I’m sorry to hear about your sister — it sounds like her struggle with alcoholism has gone on for long enough. I wish I had a solution for you, but there are no easy answers.

    Yes, I think you should keep in touch with CPS. Call as often as you need — and keep calling! The more “on record” you are with your concerns, the better it will be for you husband.

    I also suggest talking to a local Alcoholics Anonymous or Alanon group leader. You might consider looking after your nephew for some time, until your sister can pull herself together. I don’t have any suggestions for talking her about this possibility, which is why I think talking to an AA leader is a good idea.

    The best way to help your nephew is to give him a home, with family members. If that’s possible, it may be better than CPS or a foster home.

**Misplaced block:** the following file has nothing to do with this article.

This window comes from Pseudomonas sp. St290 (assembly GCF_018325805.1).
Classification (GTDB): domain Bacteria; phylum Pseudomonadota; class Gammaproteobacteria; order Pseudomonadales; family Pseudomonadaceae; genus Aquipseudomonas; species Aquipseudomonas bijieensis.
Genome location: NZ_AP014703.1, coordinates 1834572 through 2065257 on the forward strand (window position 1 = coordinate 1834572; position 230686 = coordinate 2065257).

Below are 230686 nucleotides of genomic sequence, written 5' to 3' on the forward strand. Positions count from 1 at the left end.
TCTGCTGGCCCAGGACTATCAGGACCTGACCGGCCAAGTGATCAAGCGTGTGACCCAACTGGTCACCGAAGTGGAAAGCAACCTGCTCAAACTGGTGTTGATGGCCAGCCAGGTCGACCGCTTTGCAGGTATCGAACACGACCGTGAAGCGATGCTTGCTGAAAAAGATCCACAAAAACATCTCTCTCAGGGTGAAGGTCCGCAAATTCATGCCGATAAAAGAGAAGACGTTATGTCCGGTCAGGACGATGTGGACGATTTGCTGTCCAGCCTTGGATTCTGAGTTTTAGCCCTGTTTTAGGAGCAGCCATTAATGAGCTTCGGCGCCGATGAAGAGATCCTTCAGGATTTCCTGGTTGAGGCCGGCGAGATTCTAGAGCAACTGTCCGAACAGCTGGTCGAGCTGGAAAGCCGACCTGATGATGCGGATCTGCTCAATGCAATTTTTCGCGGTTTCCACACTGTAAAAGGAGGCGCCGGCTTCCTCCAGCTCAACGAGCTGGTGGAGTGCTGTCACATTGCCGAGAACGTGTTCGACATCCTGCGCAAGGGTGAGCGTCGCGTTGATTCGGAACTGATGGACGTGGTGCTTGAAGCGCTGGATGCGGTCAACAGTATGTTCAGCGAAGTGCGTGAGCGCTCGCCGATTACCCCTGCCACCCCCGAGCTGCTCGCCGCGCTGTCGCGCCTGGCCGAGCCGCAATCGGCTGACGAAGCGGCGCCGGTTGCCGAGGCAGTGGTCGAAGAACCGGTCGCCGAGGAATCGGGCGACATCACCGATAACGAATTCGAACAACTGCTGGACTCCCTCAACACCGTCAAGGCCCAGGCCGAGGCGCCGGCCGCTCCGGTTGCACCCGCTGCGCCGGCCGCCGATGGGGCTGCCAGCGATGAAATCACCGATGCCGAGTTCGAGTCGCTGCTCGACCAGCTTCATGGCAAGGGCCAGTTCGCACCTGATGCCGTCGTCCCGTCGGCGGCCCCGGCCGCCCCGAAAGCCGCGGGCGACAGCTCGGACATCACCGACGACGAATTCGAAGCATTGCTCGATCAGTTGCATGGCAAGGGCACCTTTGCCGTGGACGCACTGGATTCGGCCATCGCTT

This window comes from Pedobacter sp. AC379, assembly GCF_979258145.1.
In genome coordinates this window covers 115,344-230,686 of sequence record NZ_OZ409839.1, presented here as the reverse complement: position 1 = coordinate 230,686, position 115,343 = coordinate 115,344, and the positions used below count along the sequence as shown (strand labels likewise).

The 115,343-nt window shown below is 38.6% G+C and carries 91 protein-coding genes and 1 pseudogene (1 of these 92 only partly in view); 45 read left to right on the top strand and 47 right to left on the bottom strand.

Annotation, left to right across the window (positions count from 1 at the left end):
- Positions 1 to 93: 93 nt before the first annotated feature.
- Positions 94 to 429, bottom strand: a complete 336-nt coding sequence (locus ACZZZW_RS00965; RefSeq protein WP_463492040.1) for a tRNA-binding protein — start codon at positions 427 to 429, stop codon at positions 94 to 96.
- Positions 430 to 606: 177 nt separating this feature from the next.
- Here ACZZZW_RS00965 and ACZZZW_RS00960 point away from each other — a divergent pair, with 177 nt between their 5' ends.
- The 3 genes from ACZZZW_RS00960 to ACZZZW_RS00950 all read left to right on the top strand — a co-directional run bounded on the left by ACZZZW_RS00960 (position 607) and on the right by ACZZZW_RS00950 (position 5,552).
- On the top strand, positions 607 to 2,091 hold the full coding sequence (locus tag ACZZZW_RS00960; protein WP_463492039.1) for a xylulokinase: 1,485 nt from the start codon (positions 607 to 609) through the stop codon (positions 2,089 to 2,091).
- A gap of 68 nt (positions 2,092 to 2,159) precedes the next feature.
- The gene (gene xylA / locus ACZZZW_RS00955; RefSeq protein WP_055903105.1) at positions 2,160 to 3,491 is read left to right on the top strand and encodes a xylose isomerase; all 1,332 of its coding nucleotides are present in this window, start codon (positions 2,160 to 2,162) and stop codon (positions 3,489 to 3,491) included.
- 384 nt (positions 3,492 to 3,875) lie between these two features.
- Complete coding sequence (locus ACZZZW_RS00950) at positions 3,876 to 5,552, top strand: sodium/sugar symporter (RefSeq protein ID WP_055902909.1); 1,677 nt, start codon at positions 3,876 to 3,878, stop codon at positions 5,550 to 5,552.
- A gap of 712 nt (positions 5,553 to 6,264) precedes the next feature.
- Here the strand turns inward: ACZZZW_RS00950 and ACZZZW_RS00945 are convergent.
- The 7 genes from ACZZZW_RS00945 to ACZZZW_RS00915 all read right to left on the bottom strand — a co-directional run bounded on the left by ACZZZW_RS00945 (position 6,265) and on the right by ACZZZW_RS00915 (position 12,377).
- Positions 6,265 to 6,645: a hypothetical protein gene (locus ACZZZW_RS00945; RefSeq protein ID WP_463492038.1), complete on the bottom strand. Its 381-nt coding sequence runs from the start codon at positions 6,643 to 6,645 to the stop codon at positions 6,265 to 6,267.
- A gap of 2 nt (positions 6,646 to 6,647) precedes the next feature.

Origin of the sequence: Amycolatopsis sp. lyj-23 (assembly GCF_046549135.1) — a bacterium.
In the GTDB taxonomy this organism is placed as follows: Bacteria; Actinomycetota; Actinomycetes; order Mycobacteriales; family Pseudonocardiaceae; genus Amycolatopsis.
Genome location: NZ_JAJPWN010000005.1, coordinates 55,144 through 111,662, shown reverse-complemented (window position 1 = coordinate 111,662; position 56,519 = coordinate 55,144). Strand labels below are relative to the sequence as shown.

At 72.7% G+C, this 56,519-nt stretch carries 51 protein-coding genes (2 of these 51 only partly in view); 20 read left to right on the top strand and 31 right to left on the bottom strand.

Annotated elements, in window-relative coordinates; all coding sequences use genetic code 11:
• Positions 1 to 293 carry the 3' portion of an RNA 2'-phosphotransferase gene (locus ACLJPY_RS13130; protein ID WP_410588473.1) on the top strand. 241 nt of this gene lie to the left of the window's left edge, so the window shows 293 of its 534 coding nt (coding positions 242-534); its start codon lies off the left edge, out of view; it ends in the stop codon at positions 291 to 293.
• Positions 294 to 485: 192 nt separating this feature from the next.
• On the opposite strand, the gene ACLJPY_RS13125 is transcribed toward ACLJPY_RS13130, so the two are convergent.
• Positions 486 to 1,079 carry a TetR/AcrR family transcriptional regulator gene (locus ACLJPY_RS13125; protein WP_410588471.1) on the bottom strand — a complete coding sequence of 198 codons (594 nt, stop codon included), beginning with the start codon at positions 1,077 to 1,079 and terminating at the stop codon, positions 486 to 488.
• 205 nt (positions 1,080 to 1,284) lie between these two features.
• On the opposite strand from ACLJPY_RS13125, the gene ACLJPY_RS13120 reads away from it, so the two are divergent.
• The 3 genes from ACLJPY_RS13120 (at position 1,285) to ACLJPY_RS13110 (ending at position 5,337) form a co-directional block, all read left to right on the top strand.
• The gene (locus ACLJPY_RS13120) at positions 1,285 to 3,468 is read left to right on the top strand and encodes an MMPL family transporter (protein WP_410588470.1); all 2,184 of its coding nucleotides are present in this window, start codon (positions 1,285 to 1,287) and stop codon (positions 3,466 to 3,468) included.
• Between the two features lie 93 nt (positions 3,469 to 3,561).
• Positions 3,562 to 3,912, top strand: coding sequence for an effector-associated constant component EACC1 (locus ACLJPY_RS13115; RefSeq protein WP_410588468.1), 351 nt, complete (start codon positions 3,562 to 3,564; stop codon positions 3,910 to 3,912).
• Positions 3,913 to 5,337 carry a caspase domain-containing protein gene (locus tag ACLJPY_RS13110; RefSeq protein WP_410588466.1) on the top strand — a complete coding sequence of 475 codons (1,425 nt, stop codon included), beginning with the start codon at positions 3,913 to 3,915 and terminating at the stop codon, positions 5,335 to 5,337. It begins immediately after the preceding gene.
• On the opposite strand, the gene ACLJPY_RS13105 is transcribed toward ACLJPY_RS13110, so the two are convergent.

I wish I could offer more helpful solutions, but it just depends on so many different factors (her personality, your nephew’s personality, your ability to give him a home, etc). I hope you can find someone to talk to in person, to discuss the details I can’t speak to here.

    Wishing you all the best,
    Laurie
    .-= Laurie Pawlik-Kienlen´s last blog post …Best Ways to Save Money on Summer Holidays – 7 Travel Tips =-.

  54. Leah says:

    Hello….

    I have a 32 year old sister that is an alcoholic. My parents had cut her off, but she became pregnant and they started helping her again when the baby was born. My nephew is now 7 and she is still drinking. We have called CPS and been told that there is nothing that they can do. She is pretty functioning when she wants or needs to be to pass the home visits. She has exposed my nephew to her violent/abusive boyfriend (he has seen her get beaten-though he has been safe so far), gang members, and left him with complete strangers for days at a time. He is behind in school and will most likely follow down her path if we cant help him soon.